Ecuador was a banana republic. The revenue from oil and oil reserves, cleverly managed by a bold government, has led to amazing changes in the last 20 years. The countryside is clean and the people are relaxed and happy. There is a social program in place that provides subsidies to the poor and grants to first time home buyers. Extensive road building is happening everywhere, with heavy equipment moving mountains of dirt.
Ecuador has given constitutional rights to Pachamama, Mother Earth. If those rights are abused, the transgressor can be sued. In one case, a river was partially blocked by a road building project. Adjacent land owners sued on behalf of Pachamama and won. The country is promoting tourism, taking advantage of the diversity and drama of the land.
When we first visited Ecuador in 1998, the economy was shaky and the population poor. We remember a beautiful country with a predominantly rural and impoverished society and dirt roads blocked by protesters. This time, our memories are of ladies dressed in traditional Andean garb standing in a pastel coloured ice cream shop in a mall, contemplating the flavours they could buy. We saw a woman watching her cows tethered by the highway while texting on her phone. The dangerous and fun train ride we took through the mountains is a thing of the past, as there now appears to be safety regulations. Billboards everywhere promote the potential of tourism.
The tourist routes are through the Amazon, through the Andes or along the beaches on the Pacific coast. We bypassed all three routes and chose to drive through the center of Ecuador. The heartland. Miles and miles of bananas, interspersed with sugar cane and fruit.
We visited the cloud forests, overnighting in Mindo at a small hotel that is known for its hummingbirds. The owner has set up feeders and along with the hummingbirds, he attracts bird watchers from all over the world. There appeared to be something happening at the town center, so we asked if there was a festival that evening. We were told that they were getting ready for the Christmas bird count. Mindo boasts something like 400 species of birds.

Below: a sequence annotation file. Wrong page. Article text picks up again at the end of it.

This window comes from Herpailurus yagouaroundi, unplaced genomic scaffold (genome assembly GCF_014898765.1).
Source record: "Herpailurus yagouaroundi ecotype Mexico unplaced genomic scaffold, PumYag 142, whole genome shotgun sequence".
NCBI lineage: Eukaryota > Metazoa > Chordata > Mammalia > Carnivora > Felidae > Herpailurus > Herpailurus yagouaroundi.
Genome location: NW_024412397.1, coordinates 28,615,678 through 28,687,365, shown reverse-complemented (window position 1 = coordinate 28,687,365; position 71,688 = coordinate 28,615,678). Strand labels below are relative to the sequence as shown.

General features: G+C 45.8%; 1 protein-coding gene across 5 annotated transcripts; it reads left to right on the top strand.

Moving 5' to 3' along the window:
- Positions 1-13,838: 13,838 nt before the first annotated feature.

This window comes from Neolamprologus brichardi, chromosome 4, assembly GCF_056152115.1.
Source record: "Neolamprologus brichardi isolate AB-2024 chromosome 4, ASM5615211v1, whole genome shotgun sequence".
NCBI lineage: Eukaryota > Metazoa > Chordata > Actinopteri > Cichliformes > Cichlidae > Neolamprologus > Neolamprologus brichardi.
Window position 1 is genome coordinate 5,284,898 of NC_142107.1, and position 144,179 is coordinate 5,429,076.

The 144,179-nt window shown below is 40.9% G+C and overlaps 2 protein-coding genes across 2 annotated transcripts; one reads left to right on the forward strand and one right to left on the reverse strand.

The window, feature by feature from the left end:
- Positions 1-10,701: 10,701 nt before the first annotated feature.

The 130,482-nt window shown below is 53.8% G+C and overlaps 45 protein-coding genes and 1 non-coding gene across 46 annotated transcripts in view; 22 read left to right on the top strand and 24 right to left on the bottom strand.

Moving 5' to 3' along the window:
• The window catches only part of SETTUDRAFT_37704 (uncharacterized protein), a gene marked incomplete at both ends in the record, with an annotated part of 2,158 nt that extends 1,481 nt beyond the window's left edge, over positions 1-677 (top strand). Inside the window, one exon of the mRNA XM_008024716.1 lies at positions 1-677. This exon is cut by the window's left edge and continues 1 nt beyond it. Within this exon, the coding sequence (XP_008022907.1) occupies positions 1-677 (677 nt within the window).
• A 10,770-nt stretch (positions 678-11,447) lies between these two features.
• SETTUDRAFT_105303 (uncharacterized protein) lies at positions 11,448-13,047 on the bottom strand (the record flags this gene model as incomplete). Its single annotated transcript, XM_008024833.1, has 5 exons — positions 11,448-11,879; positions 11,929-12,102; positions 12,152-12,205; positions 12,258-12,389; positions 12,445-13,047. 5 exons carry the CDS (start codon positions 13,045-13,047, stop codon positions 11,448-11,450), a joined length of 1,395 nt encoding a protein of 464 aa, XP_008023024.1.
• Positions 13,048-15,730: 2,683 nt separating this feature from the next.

Near Ibarra, there is a campsite for overlanders called Finca Sommerwind, which is run by a German couple and is a comfortable place to relax. We spent two days there as we were both tired, still fighting the colds that we picked up in Panama. The Finca is on a quiet lake, but right next to a racetrack. We left before the weekend races started, passing dozens of Mini-Coopers all rigged up for action.
We spent one night camped in one of the last surviving examples of dry tropical forest. The Bosque Protector Cerro Blanco, a 6.5 hectare park, located just west of Guayaquil, is protected by a private foundation. We were the only people there so we took advantage of the hammocks in the palm trees.
We hadn’t planned to go into Guayaquil, but, since we were there, we went to the Toyota dealership to get the truck serviced and the camper’s electrical system checked. In typical South American fashion, the paperwork took hours. The service took about an hour, and they washed the truck, but they didn’t have the parts to rewire the camper.
The last night before crossing the border into Peru, we talked our way into a 5 star hotel, or rather, Capi charmed her way in, even though dogs are not usually welcome. While Nancy was at the reception desk pleading with 3 different managers, Capi was in the truck lapping up fruit drinks served in wine glasses by adoring staff. The managers finally relented and we were allowed to stay. A 5 star hotel in Ecuador is more like a 3.5 star hotel in BC, but no matter how many stars, we all enjoyed the hot water and all that space.